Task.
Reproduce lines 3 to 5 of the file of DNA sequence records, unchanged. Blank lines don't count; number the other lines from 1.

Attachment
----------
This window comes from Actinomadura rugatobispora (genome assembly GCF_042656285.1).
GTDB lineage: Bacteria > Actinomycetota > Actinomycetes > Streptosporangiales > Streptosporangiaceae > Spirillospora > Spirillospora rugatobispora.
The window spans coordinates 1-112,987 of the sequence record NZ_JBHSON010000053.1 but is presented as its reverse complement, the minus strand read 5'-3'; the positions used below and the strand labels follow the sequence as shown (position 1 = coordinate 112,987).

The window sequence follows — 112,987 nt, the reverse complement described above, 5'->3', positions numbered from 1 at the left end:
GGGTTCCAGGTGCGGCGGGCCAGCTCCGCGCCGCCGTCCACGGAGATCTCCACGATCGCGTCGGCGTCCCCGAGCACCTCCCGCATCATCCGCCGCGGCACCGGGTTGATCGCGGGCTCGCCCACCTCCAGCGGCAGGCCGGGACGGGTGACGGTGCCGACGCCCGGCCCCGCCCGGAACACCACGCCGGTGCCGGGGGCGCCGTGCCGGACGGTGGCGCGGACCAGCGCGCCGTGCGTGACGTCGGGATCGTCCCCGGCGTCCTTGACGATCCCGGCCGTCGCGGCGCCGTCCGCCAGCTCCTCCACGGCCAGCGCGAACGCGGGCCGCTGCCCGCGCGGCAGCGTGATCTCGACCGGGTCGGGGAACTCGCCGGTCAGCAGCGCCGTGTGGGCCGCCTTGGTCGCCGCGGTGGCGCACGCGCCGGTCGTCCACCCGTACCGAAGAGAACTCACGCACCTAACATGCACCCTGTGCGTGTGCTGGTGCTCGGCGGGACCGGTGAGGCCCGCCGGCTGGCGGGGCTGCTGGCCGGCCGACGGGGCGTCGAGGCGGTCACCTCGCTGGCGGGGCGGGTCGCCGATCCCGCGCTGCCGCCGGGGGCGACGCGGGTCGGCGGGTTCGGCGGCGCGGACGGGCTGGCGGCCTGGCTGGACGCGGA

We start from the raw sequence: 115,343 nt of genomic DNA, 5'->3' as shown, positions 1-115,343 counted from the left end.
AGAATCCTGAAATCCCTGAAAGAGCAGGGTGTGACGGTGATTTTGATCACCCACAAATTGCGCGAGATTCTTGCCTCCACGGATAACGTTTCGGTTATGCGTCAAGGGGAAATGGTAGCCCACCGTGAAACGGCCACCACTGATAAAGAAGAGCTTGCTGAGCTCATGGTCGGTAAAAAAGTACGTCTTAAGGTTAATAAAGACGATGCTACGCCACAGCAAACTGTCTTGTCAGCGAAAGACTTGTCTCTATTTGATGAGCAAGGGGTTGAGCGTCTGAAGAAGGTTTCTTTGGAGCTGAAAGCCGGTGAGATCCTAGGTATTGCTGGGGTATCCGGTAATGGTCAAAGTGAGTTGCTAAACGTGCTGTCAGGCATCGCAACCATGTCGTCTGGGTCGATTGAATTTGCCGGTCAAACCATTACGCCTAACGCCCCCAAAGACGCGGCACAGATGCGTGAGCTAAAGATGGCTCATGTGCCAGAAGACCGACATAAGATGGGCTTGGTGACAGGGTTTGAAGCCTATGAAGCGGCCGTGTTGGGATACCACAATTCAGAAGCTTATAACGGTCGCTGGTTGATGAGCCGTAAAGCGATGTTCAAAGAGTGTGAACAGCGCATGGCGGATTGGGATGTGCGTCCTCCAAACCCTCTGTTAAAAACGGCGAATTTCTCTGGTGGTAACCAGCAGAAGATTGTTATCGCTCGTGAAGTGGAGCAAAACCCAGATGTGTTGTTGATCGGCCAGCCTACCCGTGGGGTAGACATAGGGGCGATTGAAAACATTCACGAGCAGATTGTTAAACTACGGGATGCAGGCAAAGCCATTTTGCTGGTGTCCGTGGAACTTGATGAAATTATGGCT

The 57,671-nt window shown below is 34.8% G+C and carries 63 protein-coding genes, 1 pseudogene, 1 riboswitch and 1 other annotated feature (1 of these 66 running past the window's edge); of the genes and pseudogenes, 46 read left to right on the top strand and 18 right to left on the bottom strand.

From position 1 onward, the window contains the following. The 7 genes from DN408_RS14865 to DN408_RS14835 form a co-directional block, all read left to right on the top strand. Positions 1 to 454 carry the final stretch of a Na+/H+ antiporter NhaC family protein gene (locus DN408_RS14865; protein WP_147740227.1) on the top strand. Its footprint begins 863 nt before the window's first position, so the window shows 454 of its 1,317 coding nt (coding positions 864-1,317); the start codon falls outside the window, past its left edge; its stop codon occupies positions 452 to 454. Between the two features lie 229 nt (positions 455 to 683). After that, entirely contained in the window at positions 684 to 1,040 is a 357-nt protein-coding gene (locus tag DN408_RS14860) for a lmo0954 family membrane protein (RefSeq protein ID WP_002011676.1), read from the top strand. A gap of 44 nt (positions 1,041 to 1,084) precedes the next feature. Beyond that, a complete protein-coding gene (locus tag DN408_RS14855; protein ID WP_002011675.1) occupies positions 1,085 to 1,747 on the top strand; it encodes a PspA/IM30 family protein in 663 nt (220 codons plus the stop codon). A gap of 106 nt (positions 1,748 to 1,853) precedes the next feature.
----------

The window spans coordinates 1-112,987 of the sequence record NZ_JBHSON010000053.1 but is presented as its reverse complement, the minus strand read 5'-3'; the positions used below and the strand labels follow the sequence as shown (position 1 = coordinate 112,987).

The window sequence follows — 112,987 nt, the reverse complement described above, 5'->3', positions numbered from 1 at the left end:
GGGTTCCAGGTGCGGCGGGCCAGCTCCGCGCCGCCGTCCACGGAGATCTCCACGATCGCGTCGGCGTCCCCGAGCACCTCCCGCATCATCCGCCGCGGCACCGGGTTGATCGCGGGCTCGCCCACCTCCAGCGGCAGGCCGGGACGGGTGACGGTGCCGACGCCCGGCCCCGCCCGGAACACCACGCCGGTGCCGGGGGCGCCGTGCCGGACGGTGGCGCGGACCAGCGCGCCGTGCGTGACGTCGGGATCGTCCCCGGCGTCCTTGACGATCCCGGCCGTCGCGGCGCCGTCCGCCAGCTCCTCCACGGCCAGCGCGAACGCGGGCCGCTGCCCGCGCGGCAGCGTGATCTCGACCGGGTCGGGGAACTCGCCGGTCAGCAGCGCCGTGTGGGCCGCCTTGGTCGCCGCGGTGGCGCACGCGCCGGTCGTCCACCCGTACCGAAGAGAACTCACGCACCTAACATGCACCCTGTGCGTGTGCTGGTGCTCGGCGGGACCGGTGAGGCCCGCCGGCTGGCGGGGCTGCTGGCCGGCCGACGGGGCGTCGAGGCGGTCACCTCGCTGGCGGGGCGGGTCGCCGATCCCGCGCTGCCGCCGGGGGCGACGCGGGTCGGCGGGTTCGGCGGCGCGGACGGGCTGGCGGCCTGGCTGGACGCGGA